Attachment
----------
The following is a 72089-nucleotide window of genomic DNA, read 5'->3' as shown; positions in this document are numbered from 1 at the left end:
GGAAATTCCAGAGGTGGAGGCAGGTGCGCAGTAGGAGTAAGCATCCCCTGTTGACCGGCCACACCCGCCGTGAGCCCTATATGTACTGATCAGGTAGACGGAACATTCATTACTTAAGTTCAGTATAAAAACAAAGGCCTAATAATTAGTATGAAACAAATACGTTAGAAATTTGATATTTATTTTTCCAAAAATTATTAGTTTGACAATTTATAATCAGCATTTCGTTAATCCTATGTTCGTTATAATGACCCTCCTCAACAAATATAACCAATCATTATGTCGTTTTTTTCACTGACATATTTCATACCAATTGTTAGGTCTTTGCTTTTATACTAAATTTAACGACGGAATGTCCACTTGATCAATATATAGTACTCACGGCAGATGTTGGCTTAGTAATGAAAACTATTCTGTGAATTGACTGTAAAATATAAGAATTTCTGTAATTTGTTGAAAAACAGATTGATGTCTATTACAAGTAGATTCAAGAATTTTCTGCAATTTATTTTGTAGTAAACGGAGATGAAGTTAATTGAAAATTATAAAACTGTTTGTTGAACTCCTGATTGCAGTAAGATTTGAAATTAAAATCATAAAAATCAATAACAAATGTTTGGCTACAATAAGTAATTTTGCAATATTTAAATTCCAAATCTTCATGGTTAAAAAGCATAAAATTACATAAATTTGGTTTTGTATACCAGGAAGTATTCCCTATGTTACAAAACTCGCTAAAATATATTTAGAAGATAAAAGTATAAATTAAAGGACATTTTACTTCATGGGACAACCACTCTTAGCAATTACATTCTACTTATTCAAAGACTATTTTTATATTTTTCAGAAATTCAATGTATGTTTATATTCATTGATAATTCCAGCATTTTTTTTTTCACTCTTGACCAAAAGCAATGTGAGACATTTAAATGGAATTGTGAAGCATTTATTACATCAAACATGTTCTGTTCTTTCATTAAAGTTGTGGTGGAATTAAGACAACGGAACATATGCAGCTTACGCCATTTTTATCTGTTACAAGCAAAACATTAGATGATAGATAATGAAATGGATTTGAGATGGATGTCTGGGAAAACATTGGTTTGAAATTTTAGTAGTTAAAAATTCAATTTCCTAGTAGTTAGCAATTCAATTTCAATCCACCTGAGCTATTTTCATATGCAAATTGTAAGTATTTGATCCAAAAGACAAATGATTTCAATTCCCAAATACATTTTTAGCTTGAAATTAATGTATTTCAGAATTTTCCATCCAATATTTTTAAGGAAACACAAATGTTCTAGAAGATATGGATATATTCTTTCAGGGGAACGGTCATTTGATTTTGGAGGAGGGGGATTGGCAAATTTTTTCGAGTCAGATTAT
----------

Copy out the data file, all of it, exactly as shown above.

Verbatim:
The following is a 72089-nucleotide window of genomic DNA, read 5'->3' as shown; positions in this document are numbered from 1 at the left end:
GGAAATTCCAGAGGTGGAGGCAGGTGCGCAGTAGGAGTAAGCATCCCCTGTTGACCGGCCACACCCGCCGTGAGCCCTATATGTACTGATCAGGTAGACGGAACATTCATTACTTAAGTTCAGTATAAAAACAAAGGCCTAATAATTAGTATGAAACAAATACGTTAGAAATTTGATATTTATTTTTCCAAAAATTATTAGTTTGACAATTTATAATCAGCATTTCGTTAATCCTATGTTCGTTATAATGACCCTCCTCAACAAATATAACCAATCATTATGTCGTTTTTTTCACTGACATATTTCATACCAATTGTTAGGTCTTTGCTTTTATACTAAATTTAACGACGGAATGTCCACTTGATCAATATATAGTACTCACGGCAGATGTTGGCTTAGTAATGAAAACTATTCTGTGAATTGACTGTAAAATATAAGAATTTCTGTAATTTGTTGAAAAACAGATTGATGTCTATTACAAGTAGATTCAAGAATTTTCTGCAATTTATTTTGTAGTAAACGGAGATGAAGTTAATTGAAAATTATAAAACTGTTTGTTGAACTCCTGATTGCAGTAAGATTTGAAATTAAAATCATAAAAATCAATAACAAATGTTTGGCTACAATAAGTAATTTTGCAATATTTAAATTCCAAATCTTCATGGTTAAAAAGCATAAAATTACATAAATTTGGTTTTGTATACCAGGAAGTATTCCCTATGTTACAAAACTCGCTAAAATATATTTAGAAGATAAAAGTATAAATTAAAGGACATTTTACTTCATGGGACAACCACTCTTAGCAATTACATTCTACTTATTCAAAGACTATTTTTATATTTTTCAGAAATTCAATGTATGTTTATATTCATTGATAATTCCAGCATTTTTTTTTTCACTCTTGACCAAAAGCAATGTGAGACATTTAAATGGAATTGTGAAGCATTTATTACATCAAACATGTTCTGTTCTTTCATTAAAGTTGTGGTGGAATTAAGACAACGGAACATATGCAGCTTACGCCATTTTTATCTGTTACAAGCAAAACATTAGATGATAGATAATGAAATGGATTTGAGATGGATGTCTGGGAAAACATTGGTTTGAAATTTTAGTAGTTAAAAATTCAATTTCCTAGTAGTTAGCAATTCAATTTCAATCCACCTGAGCTATTTTCATATGCAAATTGTAAGTATTTGATCCAAAAGACAAATGATTTCAATTCCCAAATACATTTTTAGCTTGAAATTAATGTATTTCAGAATTTTCCATCCAATATTTTTAAGGAAACACAAATGTTCTAGAAGATATGGATATATTCTTTCAGGGGAACGGTCATTTGATTTTGGAGGAGGGGGATTGGCAAATTTTTTCGAGTCAGATTAT